Wednesday, November 30, 2016
The Second Sunday in Advent
Ignatian Spirituality: Set the World Ablaze
The Second Sunday in Advent
December 4, 2016
Isaiah 11:1-10; Psalm 72; Romans 15:4-9; Matthew 3:1-12
Isaiah and John the Baptist, two towering Advent figures, meet on this Second Sunday of Advent. Both are important prophets but each has a unique preaching style. Isaiah is the poet with lyrical verses that encourage people to return in confidence to their homeland of Israel from the exile. Many blessings await the ones who remain faithful. The Lord, as promised, will revive their broken spirits. John preaches ascetical repentance. His is the lonely voice that calls people to ask for forgiveness of their sins so that God remembers them. John also spoke through his action – baptizing people as they acknowledged their lowliness before God.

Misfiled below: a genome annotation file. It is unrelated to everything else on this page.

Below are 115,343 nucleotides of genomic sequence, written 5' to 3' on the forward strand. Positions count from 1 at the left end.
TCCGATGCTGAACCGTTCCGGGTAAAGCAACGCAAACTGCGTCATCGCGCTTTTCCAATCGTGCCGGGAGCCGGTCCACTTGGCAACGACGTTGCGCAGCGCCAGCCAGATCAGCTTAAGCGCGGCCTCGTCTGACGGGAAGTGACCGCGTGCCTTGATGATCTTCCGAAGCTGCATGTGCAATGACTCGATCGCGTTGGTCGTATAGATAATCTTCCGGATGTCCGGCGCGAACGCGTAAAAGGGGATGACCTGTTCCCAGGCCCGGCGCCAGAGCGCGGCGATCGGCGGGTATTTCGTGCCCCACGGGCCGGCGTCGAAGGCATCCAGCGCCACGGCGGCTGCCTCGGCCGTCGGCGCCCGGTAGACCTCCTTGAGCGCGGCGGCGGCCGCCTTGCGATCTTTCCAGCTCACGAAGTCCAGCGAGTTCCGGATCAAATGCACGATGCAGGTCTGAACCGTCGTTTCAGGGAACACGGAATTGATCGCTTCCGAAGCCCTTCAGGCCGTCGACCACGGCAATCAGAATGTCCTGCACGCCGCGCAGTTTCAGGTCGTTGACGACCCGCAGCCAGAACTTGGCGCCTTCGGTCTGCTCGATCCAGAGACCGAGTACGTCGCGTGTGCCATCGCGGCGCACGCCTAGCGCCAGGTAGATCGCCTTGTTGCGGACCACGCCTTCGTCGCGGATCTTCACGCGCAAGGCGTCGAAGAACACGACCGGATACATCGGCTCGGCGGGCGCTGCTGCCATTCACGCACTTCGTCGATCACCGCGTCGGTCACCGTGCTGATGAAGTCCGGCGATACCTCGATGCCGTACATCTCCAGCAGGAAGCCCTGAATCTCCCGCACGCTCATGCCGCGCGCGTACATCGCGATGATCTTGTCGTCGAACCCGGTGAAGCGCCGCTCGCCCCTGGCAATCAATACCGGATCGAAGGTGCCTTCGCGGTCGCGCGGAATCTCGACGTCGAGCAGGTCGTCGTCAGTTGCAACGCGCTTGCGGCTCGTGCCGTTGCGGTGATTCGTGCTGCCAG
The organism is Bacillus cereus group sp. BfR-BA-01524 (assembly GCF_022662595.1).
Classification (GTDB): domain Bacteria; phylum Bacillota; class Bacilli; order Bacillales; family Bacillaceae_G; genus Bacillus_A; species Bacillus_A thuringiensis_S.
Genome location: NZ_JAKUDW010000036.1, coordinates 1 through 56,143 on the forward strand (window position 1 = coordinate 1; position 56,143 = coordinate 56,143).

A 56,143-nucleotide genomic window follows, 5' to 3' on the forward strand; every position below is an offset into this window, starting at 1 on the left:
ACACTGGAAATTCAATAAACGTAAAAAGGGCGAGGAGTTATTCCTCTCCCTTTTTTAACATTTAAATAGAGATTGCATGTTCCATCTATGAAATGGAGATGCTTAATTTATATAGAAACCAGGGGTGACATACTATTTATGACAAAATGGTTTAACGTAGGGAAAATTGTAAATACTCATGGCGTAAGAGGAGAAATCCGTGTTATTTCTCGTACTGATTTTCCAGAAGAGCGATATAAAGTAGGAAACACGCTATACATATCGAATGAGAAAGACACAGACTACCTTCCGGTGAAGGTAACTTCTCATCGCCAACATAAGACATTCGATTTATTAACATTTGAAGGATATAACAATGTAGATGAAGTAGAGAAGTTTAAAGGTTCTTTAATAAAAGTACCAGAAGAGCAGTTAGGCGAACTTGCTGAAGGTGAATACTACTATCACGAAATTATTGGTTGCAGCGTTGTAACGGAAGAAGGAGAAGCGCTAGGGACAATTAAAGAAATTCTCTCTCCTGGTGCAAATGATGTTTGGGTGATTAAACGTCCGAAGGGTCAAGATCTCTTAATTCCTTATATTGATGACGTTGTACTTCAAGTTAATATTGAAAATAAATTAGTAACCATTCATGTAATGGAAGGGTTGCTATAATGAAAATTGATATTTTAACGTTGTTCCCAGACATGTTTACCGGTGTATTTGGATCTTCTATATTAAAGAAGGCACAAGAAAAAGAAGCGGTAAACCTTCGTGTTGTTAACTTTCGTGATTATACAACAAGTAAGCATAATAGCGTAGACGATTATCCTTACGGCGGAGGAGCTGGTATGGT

Each prophet has a different vision of heaven. Isaiah presents an idyllic world that is to come where there is no hostility or hatred. All the lines of division are gone and no walls exist. Natural enemies become friends and they decide to enjoy one another. The Lord provides everyone anything that is needed and the good will come out as victors. Fear cannot exist in this world where peace reigns. The virtues of wisdom and understanding are upheld are primary ones. Isaiah sees goodness and encourages everyone to work for it.